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Rams have another difficult quarterback contract to navigate

The Chargers are still basking in the glow of clinching a playoff spot, and Florio and Simms think that could spell trouble against their crosstown rivals who've found some momentum with Baker Mayfield at the helm.

After the Rams made it to the Super Bowl four years ago, they decided to give their starting quarterback a contract that they quickly came to regret. After winning the Super Bowl last year, the same thing may have happened.

The glass-half-full Rams would never dare to admit that, in hindsight, they may have given Matthew Stafford too good of a deal, and that they currently are facing a damned-if-they-do-damned-if-they-don’t decision on Stafford’s future.

Stafford has said he’s not retiring. Why would he? On March 19, another $57 million in compensation becomes fully guaranteed. And that’s after the Rams gave him $61.5 million in 2022.

Stafford is good, when he has enough time to get rid of the ball. And when he has a running game. And when he can avoid taking the kinds of hits that get him injured. This year was a disaster for Stafford and the Rams.

But what can they do? A trade before March 19, when the $57 million vests, would trigger a $48 million cap charge. Cutting him with a post-June 1 designation before March 19 would result in $12 million hitting the cap this year, and $36 million in 2024.

Those are the only alternatives to keeping Stafford. And, if he’s still unable to pass a physical by the middle of March due to the spinal cord contusion that ended his 2022 season prematurely, they wouldn’t be able to trade him or cut him anyway.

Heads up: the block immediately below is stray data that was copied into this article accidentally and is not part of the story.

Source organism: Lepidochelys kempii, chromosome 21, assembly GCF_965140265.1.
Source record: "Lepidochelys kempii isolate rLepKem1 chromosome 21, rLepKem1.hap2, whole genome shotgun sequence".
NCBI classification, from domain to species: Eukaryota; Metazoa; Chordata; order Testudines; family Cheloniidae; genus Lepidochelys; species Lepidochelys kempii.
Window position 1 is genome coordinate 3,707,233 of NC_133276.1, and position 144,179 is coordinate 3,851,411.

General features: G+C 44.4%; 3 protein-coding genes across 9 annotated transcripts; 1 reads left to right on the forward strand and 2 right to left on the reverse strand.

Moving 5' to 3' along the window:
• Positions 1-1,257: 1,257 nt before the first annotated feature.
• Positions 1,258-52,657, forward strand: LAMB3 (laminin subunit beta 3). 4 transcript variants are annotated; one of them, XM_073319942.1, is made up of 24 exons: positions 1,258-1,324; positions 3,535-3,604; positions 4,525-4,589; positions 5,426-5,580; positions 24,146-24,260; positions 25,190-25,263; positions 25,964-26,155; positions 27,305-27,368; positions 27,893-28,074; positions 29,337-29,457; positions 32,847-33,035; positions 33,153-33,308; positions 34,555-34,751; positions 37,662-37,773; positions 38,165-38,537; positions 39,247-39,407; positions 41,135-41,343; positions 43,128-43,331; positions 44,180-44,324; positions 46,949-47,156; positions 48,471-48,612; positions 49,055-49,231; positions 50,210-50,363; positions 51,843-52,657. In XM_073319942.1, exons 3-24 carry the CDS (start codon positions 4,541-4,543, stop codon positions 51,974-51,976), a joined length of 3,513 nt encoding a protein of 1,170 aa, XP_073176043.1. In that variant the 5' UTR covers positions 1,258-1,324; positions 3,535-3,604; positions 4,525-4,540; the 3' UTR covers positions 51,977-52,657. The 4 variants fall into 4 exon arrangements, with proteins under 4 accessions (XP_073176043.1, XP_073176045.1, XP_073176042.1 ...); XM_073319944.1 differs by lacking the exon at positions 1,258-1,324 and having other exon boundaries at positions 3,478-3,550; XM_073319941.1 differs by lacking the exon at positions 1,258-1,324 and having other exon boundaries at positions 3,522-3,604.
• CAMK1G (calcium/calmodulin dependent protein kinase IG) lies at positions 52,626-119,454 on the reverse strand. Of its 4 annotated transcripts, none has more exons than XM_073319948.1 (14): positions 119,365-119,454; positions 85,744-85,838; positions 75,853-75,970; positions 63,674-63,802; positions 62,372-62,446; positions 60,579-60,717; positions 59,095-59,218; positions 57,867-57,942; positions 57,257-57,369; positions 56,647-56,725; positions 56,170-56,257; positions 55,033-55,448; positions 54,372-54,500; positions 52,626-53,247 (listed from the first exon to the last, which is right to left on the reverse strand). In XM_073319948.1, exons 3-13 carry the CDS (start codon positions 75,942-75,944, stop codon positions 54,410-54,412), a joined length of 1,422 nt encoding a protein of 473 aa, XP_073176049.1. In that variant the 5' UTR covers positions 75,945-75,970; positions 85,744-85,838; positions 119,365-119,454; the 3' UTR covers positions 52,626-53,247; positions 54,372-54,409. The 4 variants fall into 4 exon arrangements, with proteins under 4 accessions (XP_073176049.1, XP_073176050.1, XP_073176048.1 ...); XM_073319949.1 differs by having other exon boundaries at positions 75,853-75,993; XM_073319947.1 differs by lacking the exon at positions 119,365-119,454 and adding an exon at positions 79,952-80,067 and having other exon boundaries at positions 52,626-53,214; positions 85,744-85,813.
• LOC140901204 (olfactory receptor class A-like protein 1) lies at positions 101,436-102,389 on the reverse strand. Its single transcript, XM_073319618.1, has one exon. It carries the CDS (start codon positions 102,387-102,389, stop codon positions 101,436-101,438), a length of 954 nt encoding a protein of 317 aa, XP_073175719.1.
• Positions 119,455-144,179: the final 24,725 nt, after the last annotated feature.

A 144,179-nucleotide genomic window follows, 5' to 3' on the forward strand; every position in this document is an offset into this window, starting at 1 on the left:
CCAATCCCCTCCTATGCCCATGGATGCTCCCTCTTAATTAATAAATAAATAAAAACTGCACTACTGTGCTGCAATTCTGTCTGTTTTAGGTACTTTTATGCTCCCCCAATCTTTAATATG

If he’s healthy, though, what do they do? Considering the broad range of available veteran quarterbacks for 2023, would they throw $57 million in good money after what may have been a bad investment of $61.5 million -- especially as the Rams continue to navigate the rocky aftermath of their all-in, “eff them picks” quest for a Super Bowl win?

The Rams may be looking at another year or two or more of struggles. Why pay so much to a quarterback who is about to be 35? And it feels like an old 35, given the various injuries he’s had both in Detroit and L.A.

The Rams would surely scoff at the prospect of moving on from Stafford, the same way they scoffed at the prospect of not giving Goff a second contract that they later escaped only by tucking an extra first-round pick into the Stafford trade package.

The point here isn’t that they should move on from Stafford. The point is that they need to sit down and make a conscious, strategic decision about whether to commit another $57 million to Stafford.

As part of that process, they need to remove the blue-and-gold-colored glasses and objectively assess where they currently are, where they’re heading, and how they got here.